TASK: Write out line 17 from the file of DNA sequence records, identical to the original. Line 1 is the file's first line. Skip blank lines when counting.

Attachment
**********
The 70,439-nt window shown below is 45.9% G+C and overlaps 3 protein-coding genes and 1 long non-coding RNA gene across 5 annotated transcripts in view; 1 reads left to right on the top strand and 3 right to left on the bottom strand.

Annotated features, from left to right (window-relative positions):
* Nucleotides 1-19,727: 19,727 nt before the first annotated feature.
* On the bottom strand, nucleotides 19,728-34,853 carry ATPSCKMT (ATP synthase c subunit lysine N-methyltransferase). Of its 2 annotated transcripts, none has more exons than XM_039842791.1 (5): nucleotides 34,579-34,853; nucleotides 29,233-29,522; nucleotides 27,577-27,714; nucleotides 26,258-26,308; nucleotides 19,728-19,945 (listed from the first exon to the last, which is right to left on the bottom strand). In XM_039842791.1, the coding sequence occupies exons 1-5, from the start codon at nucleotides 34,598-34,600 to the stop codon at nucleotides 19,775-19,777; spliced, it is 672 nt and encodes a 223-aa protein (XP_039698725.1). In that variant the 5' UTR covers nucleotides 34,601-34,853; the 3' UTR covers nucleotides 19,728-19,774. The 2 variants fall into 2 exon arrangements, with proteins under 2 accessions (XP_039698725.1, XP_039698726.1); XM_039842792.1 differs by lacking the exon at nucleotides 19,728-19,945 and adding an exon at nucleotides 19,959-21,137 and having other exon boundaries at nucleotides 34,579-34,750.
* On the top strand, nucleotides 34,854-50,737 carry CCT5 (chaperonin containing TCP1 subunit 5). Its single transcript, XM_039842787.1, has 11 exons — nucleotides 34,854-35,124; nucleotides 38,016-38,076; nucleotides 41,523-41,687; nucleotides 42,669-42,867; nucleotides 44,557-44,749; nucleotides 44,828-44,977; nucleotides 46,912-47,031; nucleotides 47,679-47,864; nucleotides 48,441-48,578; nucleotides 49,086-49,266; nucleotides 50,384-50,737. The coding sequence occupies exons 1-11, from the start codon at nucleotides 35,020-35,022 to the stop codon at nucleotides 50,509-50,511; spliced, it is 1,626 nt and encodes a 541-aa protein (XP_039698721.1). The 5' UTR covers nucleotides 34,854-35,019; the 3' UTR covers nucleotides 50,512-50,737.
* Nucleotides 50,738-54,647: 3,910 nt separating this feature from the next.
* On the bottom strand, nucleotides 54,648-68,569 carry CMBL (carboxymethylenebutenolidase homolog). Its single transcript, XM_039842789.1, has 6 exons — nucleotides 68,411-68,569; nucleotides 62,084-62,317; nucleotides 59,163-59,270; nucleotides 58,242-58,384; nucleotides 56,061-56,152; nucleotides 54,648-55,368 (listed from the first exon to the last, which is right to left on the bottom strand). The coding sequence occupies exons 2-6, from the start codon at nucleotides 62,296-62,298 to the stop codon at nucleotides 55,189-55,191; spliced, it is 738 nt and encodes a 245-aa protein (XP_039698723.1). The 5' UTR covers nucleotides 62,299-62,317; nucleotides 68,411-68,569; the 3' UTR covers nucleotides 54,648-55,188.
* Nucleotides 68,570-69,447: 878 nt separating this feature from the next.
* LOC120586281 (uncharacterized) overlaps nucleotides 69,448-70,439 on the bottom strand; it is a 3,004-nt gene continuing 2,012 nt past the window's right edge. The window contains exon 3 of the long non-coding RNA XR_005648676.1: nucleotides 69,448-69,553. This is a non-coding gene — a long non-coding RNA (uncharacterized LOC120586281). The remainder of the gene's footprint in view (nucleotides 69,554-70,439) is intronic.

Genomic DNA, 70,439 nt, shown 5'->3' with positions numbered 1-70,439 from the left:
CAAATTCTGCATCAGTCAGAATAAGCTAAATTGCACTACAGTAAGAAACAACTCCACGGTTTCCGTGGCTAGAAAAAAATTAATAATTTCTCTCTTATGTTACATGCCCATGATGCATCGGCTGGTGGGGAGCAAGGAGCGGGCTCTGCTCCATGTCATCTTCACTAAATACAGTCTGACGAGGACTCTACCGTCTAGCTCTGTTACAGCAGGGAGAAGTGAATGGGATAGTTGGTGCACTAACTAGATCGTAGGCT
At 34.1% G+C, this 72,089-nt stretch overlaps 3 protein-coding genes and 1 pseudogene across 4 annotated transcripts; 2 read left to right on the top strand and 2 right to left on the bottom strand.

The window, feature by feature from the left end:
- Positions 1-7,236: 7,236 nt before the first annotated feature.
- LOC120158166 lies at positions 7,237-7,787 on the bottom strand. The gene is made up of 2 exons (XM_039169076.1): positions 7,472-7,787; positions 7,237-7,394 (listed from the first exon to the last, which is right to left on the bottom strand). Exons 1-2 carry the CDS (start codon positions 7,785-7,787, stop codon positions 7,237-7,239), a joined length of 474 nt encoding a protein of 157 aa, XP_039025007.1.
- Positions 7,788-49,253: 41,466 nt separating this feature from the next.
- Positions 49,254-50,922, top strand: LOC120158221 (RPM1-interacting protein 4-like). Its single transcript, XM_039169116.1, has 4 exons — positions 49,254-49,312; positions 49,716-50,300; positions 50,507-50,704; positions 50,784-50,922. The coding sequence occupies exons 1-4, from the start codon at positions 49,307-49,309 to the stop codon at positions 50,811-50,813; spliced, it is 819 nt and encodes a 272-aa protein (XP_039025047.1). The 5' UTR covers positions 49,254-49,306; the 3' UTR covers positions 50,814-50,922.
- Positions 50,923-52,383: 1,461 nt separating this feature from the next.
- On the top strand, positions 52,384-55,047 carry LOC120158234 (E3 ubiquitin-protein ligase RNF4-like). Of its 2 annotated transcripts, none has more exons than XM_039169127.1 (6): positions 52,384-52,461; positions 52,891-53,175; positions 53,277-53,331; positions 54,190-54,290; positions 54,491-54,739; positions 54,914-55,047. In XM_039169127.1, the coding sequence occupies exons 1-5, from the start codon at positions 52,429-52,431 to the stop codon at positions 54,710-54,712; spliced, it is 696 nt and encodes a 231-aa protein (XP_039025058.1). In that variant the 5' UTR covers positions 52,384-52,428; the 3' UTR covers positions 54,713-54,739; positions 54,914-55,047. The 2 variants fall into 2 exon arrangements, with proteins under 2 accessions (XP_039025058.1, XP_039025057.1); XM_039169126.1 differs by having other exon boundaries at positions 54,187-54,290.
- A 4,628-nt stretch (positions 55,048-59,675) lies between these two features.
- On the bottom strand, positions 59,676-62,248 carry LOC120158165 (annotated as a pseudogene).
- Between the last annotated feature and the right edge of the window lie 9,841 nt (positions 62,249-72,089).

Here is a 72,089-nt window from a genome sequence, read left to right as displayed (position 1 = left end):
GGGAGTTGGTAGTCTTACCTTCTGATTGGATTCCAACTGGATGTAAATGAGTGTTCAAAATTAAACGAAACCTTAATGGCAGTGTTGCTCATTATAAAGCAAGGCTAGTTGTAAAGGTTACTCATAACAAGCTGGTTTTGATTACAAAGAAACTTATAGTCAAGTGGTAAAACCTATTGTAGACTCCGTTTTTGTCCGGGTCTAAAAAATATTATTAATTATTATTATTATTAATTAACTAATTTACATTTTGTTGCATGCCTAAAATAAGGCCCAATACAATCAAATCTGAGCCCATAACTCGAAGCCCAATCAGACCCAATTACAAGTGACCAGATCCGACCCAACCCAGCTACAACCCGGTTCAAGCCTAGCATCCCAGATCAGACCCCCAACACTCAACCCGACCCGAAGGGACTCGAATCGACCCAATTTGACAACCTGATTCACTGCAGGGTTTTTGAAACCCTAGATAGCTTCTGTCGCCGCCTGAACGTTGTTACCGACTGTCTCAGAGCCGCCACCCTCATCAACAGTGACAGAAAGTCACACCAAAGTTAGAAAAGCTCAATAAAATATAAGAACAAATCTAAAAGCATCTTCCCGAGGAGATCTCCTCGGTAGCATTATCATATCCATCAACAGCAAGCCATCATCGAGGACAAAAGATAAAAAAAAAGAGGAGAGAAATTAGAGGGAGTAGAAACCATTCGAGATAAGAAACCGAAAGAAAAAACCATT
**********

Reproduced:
- Positions 49,254-50,922, top strand: LOC120158221 (RPM1-interacting protein 4-like). Its single transcript, XM_039169116.1, has 4 exons — positions 49,254-49,312; positions 49,716-50,300; positions 50,507-50,704; positions 50,784-50,922. The coding sequence occupies exons 1-4, from the start codon at positions 49,307-49,309 to the stop codon at positions 50,811-50,813; spliced, it is 819 nt and encodes a 272-aa protein (XP_039025047.1). The 5' UTR covers positions 49,254-49,306; the 3' UTR covers positions 50,814-50,922.